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22nd annual Newport Beach Film Festival returns in-person after digital hiatus

Doug Palladini, president of Vans, from left, Christian Hosoi, Pro Skater, and Steve Van Doren, Paul Van Doren's son, pose.
Doug Palladini, president of Vans, from left, Christian Hosoi, pro skater, and Steve Van Doren, the son of Paul Van Doren, pose during the red carpet event for the 22nd annual Newport Beach Film Festival at the Regal Edwards Big Newport.
(James Carbone)

Lights, camera, action! — the Newport Beach Film Festival is up and rolling again this weekend after the pandemic kept its visitors from seeing their film premieres on the silver screen last year.

The festival began Thursday night at the Regal Edwards Big Newport with a red carpet event and screening of “Never Catch Pigeons: And Eleven More Hard Lessons from Mr. Paul Van Doren,” a documentary on the life of Paul Van Doren, who helped found shoe company Vans. Van Doren died in May.

Paul Van Doren Jr. and his wife Mary Van Doren during the red carpet event for the Newport Beach Film Festival.
Paul Van Doren Jr. and his wife Mary Van Doren during the red carpet event for the Newport Beach Film Festival.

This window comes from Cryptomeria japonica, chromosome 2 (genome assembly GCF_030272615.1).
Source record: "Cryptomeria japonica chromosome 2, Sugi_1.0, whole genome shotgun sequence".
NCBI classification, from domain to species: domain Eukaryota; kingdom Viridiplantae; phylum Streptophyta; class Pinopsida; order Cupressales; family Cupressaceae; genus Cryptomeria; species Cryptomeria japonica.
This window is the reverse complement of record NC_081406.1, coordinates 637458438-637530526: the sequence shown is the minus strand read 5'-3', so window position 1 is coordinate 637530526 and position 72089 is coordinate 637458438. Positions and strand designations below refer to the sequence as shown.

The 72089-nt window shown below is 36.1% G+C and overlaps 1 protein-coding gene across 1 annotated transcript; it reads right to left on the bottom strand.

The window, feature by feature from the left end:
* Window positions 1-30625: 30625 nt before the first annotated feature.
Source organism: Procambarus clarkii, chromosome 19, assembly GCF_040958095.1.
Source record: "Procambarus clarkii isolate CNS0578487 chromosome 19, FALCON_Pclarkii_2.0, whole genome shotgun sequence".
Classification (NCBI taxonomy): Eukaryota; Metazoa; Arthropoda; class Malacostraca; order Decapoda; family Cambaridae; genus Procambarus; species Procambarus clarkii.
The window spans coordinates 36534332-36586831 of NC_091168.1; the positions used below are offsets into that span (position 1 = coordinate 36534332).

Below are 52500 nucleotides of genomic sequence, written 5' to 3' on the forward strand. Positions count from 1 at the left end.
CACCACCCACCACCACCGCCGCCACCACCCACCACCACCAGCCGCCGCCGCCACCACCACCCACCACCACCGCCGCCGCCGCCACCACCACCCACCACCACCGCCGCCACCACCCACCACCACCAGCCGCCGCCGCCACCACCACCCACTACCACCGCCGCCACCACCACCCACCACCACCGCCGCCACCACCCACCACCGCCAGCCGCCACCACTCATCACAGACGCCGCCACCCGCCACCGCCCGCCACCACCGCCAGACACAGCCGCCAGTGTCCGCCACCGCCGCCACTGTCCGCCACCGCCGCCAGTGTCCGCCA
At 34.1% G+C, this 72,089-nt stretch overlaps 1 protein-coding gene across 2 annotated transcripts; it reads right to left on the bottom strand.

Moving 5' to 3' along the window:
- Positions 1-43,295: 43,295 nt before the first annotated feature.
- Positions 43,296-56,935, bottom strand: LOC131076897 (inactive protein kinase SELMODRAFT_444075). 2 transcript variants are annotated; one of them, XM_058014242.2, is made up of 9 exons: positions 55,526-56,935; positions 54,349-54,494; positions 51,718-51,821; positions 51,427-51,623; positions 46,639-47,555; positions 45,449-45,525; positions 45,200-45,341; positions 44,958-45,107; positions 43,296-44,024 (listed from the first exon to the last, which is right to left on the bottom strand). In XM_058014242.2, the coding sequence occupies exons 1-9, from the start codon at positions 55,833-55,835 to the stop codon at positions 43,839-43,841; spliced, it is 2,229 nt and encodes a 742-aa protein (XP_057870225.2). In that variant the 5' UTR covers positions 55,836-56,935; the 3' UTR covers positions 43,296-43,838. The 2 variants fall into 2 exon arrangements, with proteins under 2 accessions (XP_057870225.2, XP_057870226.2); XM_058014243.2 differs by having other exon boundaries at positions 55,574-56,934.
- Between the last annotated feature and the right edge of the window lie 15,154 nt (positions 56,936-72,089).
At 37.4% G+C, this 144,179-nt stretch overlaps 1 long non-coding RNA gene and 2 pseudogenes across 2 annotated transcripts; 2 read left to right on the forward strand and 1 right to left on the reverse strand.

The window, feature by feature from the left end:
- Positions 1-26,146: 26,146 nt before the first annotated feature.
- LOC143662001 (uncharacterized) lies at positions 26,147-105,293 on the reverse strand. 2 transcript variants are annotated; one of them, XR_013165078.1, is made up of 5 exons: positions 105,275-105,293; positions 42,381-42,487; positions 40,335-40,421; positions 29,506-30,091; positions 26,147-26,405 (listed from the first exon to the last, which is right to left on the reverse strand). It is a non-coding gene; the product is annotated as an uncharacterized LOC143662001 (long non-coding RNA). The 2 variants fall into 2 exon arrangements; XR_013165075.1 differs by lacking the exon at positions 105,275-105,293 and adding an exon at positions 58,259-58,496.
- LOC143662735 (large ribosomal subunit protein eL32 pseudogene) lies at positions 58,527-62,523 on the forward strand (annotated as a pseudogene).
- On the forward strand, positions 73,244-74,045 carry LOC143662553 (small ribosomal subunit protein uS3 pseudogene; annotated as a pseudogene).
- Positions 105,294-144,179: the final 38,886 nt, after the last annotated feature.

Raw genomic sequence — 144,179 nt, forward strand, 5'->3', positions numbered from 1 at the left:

(James Carbone)

The film was directed by festival alumni Doug Pray.

The festival will continue through Oct. 28 and conclude with a showing of “War on the Diamond,” a documentary of former Cleveland Indians shortstop Ray Chapman — the only Major League Baseball player to die directly from an injury sustained during a game when he was hit in the head by a pitch — and the rivalry his 1920 death led to.

Tickets to attend closing night cost $95 and the event is open only to those over the age of 21.

More than 100 films will be showcased through the eight-day festival.

The Newport Beach Film Festival, founded in 1999, is traditionally held in April. This year it was delayed to October, following the state’s official reopening.

Festival organizers said in June the festival’s fall relaunch would position it strategically in the middle of the Academy Award season, which could allow the festival to feature potential contenders in that race.

About 56,000 people attend the festival annually.

“The Newport Beach Film Festival is extremely excited to be back on the big screen,” said chief executive officer and executive director Gregg Schwenk in a statement issued Thursday.

“We are proud to bring outstanding global cinema to our local theaters. This year’s incredible lineup of narrative features, nonfiction films and curated shorts programs reflect the incredible storytelling talents of our filmmakers,” Schwenk said. “We are thrilled to open and close the festival with documentary films that have strong Orange County connections.”

Legendary skateboarder Tony Hawk smiles with Steve Van Doren.
Legendary skateboarder Tony Hawk smiles with Steve Van Doren during the red carpet event for the Newport Beach Film Festival.
(James Carbone)

For more information about the festival, visit newportbeachfilmfest.com.

Tickets and information about the screenings can be found at nbff2021.eventive.org.

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